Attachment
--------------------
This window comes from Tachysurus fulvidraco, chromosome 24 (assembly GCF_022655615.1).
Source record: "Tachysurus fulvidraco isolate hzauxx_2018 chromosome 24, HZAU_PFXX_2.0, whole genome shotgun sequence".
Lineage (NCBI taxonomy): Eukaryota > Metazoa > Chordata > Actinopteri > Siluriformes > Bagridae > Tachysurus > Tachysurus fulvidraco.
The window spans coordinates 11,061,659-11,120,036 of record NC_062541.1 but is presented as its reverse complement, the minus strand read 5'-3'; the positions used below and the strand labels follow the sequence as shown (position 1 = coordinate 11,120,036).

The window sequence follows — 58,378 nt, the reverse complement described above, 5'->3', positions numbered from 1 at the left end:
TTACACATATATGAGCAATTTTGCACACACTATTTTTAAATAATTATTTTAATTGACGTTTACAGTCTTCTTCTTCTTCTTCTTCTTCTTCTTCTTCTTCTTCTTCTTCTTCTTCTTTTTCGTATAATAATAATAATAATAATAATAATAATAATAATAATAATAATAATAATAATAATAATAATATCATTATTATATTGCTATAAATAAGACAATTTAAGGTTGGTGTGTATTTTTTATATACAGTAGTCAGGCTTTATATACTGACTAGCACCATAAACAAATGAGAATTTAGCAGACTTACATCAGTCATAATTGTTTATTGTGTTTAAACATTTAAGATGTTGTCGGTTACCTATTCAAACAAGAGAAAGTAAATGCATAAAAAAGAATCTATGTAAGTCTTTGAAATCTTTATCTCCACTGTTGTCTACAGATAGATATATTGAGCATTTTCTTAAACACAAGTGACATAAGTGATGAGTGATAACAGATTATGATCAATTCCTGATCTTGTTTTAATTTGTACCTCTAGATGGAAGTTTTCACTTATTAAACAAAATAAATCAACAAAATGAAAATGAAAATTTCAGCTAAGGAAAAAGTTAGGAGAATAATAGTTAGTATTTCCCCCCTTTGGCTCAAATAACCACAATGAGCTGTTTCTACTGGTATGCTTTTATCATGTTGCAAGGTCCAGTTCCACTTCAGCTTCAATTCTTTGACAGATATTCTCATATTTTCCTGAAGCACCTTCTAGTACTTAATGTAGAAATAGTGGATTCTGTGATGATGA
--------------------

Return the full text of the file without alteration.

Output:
This window comes from Tachysurus fulvidraco, chromosome 24 (assembly GCF_022655615.1).
Source record: "Tachysurus fulvidraco isolate hzauxx_2018 chromosome 24, HZAU_PFXX_2.0, whole genome shotgun sequence".
Lineage (NCBI taxonomy): Eukaryota > Metazoa > Chordata > Actinopteri > Siluriformes > Bagridae > Tachysurus > Tachysurus fulvidraco.
The window spans coordinates 11,061,659-11,120,036 of record NC_062541.1 but is presented as its reverse complement, the minus strand read 5'-3'; the positions used below and the strand labels follow the sequence as shown (position 1 = coordinate 11,120,036).

The window sequence follows — 58,378 nt, the reverse complement described above, 5'->3', positions numbered from 1 at the left end:
TTACACATATATGAGCAATTTTGCACACACTATTTTTAAATAATTATTTTAATTGACGTTTACAGTCTTCTTCTTCTTCTTCTTCTTCTTCTTCTTCTTCTTCTTCTTCTTCTTCTTTTTCGTATAATAATAATAATAATAATAATAATAATAATAATAATAATAATAATAATAATAATAATAATATCATTATTATATTGCTATAAATAAGACAATTTAAGGTTGGTGTGTATTTTTTATATACAGTAGTCAGGCTTTATATACTGACTAGCACCATAAACAAATGAGAATTTAGCAGACTTACATCAGTCATAATTGTTTATTGTGTTTAAACATTTAAGATGTTGTCGGTTACCTATTCAAACAAGAGAAAGTAAATGCATAAAAAAGAATCTATGTAAGTCTTTGAAATCTTTATCTCCACTGTTGTCTACAGATAGATATATTGAGCATTTTCTTAAACACAAGTGACATAAGTGATGAGTGATAACAGATTATGATCAATTCCTGATCTTGTTTTAATTTGTACCTCTAGATGGAAGTTTTCACTTATTAAACAAAATAAATCAACAAAATGAAAATGAAAATTTCAGCTAAGGAAAAAGTTAGGAGAATAATAGTTAGTATTTCCCCCCTTTGGCTCAAATAACCACAATGAGCTGTTTCTACTGGTATGCTTTTATCATGTTGCAAGGTCCAGTTCCACTTCAGCTTCAATTCTTTGACAGATATTCTCATATTTTCCTGAAGCACCTTCTAGTACTTAATGTAGAAATAGTGGATTCTGTGATGATGA